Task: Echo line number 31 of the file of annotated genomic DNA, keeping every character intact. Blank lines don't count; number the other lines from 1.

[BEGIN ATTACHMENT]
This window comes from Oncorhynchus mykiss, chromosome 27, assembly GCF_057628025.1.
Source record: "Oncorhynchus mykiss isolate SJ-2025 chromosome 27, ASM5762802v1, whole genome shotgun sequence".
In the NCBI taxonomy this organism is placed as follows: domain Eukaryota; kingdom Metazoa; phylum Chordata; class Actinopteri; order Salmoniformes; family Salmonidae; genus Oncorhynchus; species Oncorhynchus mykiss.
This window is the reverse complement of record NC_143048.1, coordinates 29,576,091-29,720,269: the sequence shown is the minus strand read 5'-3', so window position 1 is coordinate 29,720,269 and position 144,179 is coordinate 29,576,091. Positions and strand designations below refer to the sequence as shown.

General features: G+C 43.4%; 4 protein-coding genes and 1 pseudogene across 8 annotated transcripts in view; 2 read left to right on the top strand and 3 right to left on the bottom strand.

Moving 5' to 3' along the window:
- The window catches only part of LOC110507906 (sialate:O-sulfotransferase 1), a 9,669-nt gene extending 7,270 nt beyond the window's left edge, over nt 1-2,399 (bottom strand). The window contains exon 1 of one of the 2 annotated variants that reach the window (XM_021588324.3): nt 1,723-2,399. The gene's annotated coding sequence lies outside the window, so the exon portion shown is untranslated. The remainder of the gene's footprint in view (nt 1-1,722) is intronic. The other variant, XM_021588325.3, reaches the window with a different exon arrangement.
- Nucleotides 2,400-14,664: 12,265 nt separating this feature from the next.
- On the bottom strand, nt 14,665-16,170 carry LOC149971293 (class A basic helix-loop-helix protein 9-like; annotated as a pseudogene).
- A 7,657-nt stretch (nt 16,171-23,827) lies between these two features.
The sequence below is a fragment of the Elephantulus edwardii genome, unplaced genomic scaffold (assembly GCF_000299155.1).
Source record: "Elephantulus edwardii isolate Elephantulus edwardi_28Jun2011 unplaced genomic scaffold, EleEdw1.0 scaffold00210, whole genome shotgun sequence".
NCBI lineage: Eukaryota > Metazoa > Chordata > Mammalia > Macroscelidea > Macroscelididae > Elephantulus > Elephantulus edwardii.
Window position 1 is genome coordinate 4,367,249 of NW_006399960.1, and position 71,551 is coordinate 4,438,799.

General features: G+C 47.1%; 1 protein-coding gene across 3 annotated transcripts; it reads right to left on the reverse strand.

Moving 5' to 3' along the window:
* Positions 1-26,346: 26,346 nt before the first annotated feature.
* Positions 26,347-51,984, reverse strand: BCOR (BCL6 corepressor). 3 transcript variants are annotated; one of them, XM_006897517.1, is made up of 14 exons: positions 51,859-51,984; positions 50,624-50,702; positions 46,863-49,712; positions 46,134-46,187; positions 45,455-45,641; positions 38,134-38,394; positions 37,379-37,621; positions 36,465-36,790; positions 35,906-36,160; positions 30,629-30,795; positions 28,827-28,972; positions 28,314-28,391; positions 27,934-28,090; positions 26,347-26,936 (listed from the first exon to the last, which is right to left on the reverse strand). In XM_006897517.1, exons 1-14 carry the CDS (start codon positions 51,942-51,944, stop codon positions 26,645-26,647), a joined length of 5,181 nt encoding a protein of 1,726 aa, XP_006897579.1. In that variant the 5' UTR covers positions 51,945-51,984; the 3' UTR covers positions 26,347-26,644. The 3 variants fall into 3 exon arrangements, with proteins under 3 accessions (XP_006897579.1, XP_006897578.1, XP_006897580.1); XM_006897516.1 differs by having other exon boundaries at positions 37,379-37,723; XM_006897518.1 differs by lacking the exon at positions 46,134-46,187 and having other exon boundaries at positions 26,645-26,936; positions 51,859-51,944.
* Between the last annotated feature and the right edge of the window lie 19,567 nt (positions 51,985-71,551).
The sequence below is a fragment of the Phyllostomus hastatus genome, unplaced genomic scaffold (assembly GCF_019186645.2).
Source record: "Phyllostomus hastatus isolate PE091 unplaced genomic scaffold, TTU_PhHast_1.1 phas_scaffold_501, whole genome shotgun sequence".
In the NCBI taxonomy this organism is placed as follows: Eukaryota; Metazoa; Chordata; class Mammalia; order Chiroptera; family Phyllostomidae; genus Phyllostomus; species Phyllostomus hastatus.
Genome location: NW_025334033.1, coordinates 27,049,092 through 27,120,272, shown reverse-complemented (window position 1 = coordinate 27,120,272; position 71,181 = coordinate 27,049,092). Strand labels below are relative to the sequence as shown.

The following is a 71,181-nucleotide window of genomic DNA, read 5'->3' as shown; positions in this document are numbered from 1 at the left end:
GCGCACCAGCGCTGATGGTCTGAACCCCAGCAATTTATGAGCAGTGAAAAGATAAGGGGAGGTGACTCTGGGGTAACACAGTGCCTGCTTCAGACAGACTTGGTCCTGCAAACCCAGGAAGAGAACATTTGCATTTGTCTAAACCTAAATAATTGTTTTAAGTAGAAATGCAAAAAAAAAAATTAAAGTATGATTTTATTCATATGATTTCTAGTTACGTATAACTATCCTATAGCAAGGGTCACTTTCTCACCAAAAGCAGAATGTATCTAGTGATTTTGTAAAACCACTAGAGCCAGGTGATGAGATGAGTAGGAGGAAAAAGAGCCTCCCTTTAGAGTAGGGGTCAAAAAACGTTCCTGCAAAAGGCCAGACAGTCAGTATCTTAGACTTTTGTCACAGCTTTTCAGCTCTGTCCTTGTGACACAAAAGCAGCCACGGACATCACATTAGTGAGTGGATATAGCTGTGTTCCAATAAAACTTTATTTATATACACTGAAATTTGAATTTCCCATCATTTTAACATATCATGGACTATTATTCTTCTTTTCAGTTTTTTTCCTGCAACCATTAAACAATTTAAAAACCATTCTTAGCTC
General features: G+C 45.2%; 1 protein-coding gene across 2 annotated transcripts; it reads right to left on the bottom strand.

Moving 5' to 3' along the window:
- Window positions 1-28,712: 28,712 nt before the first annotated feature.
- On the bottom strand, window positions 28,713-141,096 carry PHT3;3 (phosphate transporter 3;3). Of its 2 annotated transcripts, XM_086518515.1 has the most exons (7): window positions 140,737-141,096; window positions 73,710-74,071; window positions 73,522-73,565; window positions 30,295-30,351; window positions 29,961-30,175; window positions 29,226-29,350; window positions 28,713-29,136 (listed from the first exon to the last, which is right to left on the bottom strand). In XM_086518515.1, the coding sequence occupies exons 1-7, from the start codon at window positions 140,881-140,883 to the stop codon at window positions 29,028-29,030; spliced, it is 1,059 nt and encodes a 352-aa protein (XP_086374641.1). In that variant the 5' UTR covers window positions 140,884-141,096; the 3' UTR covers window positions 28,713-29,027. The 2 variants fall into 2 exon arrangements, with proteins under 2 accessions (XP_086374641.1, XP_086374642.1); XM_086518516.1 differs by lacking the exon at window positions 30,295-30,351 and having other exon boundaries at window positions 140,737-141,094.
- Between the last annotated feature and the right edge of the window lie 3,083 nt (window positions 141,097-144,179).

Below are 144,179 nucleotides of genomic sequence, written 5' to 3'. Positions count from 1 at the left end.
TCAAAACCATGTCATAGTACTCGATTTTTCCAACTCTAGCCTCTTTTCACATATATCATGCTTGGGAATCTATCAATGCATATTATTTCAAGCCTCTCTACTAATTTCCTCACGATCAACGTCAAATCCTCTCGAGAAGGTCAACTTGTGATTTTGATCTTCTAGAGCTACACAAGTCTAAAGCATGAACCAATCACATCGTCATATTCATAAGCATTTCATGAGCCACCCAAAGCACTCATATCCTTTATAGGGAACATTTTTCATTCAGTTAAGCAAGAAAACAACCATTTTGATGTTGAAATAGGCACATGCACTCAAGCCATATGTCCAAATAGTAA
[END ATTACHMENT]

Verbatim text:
Below are 144,179 nucleotides of genomic sequence, written 5' to 3'. Positions count from 1 at the left end.